She holds a Bachelor of Environmental Science, Bachelor of Communications with First Class Honours, Masters of International and Community Development and is a leader for sustainability graduate from the United Nations University. More recently she is on the PhD journey to discover how to overcome the constraints of the coastal management profession.
Queensland National Parks – Outside and Active for the Whole Life
Jason Jacobi, Executive Director, Dept of National Parks, Sport & Racing
Jason’s presentation highlights the approach Queensland National Parks are making to provide access to the outdoors, nature, recreation and conservation through the Parks Estate, for people of all ages.
Jason has over 20 years’ experience across environmental management disciplines, working in both the private and public sectors.
After 7 years running his own landscape architectural and environmental planning consultancy in Central Queensland during the early 90’s, Jason joined local government as the Manager of Parks and Recreation.
In early 2000, Jason commenced a senior leadership role in the Queensland Parks and Wildlife Service and was the Regional Director for park operations in South East Queensland, before taking on the role of Director – Strategy and Policy with the then Department of Environment and Resource Management. In this role, Jason led the park management planning process for protected areas in Queensland, with a focus on increasing outdoor recreational opportunity.
Jason is now the Executive Director for Northern Parks and Forests in the Department of National Parks, Recreation, Sport and Racing. He manages several hundred protected areas and state forests from the South Australia border, to the Northern Territory border and Cape York Peninsula; and leads a team of rangers and technical specialists, delivering conservation, tourism, recreation and access for public benefit and enjoyment.
He has been instrumental in several major outdoor recreation events and initiatives during this time, including the World Cup Mountain biking championships at Smithfield Conservation Park and other regional trail investments such as those at Cape Pallarenda and Atherton. He is a passionate outdoors enthusiast, and is an advocate for sustainable active recreation in natural environments.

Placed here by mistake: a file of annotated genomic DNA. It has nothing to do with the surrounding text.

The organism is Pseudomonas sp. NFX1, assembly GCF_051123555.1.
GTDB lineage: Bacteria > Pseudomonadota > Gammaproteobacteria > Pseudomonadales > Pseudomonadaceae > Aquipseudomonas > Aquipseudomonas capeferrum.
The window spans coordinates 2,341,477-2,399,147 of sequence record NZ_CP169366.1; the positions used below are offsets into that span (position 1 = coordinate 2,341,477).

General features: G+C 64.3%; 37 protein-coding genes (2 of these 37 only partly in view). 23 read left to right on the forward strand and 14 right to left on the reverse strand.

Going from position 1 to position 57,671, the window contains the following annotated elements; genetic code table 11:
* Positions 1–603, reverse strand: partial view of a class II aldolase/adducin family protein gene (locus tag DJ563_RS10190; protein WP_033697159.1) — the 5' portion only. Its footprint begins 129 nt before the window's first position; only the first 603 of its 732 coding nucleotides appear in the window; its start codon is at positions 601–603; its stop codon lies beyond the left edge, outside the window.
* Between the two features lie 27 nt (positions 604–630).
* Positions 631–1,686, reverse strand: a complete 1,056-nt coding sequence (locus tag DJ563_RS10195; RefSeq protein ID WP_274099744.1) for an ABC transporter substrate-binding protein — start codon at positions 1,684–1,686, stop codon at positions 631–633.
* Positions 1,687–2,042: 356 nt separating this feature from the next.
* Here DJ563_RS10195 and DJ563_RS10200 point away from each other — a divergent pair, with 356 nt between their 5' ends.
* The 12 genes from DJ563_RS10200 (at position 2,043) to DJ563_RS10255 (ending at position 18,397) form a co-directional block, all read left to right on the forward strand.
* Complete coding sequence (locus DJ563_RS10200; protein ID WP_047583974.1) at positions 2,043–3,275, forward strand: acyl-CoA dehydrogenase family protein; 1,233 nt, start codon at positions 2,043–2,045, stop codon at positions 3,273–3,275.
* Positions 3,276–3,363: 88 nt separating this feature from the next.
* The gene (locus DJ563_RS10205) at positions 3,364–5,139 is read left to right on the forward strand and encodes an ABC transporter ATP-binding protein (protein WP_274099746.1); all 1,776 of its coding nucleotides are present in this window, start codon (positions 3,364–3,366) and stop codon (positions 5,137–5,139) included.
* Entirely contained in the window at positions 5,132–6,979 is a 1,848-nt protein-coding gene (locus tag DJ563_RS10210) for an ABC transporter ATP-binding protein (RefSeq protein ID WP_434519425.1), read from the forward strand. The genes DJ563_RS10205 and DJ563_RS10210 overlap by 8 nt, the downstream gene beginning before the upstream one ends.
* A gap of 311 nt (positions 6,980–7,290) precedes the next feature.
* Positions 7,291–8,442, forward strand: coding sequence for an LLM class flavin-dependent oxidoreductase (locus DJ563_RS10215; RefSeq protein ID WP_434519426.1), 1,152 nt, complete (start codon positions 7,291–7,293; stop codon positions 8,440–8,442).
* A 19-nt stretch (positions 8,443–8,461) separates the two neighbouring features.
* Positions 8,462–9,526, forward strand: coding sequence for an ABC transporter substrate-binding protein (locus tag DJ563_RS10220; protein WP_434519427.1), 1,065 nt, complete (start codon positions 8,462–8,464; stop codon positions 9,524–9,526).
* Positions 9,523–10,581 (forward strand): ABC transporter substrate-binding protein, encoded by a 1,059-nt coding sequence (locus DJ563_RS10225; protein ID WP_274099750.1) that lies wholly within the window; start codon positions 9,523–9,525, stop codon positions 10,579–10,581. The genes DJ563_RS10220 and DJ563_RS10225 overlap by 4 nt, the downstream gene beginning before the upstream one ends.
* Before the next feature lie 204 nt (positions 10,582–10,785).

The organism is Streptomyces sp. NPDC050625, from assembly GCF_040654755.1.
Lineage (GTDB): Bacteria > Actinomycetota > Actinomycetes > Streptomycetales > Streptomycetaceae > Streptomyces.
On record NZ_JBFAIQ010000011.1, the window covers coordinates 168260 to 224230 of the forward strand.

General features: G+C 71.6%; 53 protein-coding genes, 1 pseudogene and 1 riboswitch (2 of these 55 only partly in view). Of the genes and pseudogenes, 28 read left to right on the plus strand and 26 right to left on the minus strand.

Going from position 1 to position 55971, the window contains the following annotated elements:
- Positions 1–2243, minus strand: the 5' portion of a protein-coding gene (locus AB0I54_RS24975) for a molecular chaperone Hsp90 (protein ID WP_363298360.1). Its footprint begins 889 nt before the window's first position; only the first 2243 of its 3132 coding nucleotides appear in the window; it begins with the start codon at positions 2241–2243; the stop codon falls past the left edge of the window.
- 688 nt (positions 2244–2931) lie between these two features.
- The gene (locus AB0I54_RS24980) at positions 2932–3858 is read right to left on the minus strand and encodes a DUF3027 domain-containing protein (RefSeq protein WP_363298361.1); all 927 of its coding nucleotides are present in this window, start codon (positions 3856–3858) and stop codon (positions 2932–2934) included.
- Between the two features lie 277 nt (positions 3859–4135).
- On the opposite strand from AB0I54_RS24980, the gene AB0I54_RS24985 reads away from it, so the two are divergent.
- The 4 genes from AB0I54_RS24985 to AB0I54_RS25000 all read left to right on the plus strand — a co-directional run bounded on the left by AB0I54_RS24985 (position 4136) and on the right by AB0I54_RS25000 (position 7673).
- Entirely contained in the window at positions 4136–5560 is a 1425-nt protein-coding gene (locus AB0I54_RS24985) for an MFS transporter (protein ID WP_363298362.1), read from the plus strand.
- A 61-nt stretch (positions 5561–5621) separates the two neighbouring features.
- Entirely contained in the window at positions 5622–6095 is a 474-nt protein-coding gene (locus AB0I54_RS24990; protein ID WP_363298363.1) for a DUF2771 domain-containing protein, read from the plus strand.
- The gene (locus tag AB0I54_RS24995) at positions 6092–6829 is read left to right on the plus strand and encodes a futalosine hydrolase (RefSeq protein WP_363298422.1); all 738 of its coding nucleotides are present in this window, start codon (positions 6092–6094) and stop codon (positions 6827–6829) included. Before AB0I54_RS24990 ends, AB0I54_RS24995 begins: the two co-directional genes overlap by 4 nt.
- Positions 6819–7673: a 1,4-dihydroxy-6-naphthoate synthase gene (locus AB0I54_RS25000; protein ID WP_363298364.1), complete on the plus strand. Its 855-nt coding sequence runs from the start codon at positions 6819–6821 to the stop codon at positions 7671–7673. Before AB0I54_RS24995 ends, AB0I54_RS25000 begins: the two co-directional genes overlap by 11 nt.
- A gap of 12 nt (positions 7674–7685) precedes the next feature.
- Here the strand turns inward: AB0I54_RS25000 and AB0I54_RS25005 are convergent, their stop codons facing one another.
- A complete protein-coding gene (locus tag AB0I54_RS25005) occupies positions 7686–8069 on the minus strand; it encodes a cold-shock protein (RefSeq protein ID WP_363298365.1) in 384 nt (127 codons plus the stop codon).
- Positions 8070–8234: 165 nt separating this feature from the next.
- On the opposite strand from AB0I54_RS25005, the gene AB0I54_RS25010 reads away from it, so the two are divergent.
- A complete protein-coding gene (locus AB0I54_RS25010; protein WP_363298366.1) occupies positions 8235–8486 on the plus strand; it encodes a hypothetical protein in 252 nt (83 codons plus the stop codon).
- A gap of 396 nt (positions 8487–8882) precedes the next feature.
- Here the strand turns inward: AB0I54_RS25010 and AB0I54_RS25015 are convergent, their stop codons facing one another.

Panel Discussion / Q&A: Language, Outreach & Policy
Panellists: Sue Elliot, Naomi Edwards, Jason Jacobi, Damian O’Sullivan (ICC)
Active Ageing Outdoors
Shane Pegg, Tourism Cluster, School of Business, University of Queensland
Canoeing Across the Ages
Greg Denny, Executive Officer Queensland Canoeing
Greg is an experienced sport and recreation manager, and the current EO of Queensland Canoeing. In this role he has oversight of the programs delivered by paddle related clubs and plays a role in driving the organisations community participation initiatives as well as other recreation and skill development programs.
In this presentation Greg will highlight how and why Queensland Canoeing are continuing to expand and consolidate their attraction and quality of service to people of all ages and skills; and profile some successful initiatives they have implemented to encourage more people to take up or continue their paddle activities.
Girls and Women Outdoors for Life
Velia Nichols, State Commissioner, Guides Queensland
Communicating value in a world of irrationality
Sibel Korhaliller, Communications and Marketing Manager at Alzheimer’s Australia (Queensland).
Sibel has worked in communications and marketing in the not-for-profit sector for the last five years and is a big advocate of creating effective communication programs that inspire, educate and get people talking. Competing for people’s attention is becoming increasingly difficult, with consumers bombarded with information 24/7, but as funding continues to shrink, not-for-profits need to find a way to stand out in the eye of the consumers and remain relevant – creating awareness is no longer enough. Sibel will cover a few simple tips to get you focusing your communication programs on providing value to the right people and share some interesting insights around the irrational process of how we perceive value as consumers.
Panel Discussion / Q&A: Taking ideas to Action
How do we engage across the life course?
What drives program decisions?
What can we do that makes a difference?
Panellists: Alana Thomson, Chris Schmidt (Way To Be)
(more panellists, detail coming soon)
Other Sessions Covered:
- Things that are working: snapshots of organisations and spaces that are enabling participation across the different stages;
- Communicating across the social demographic divides;
- Action: how to go from ideas, to intentions, to implementation.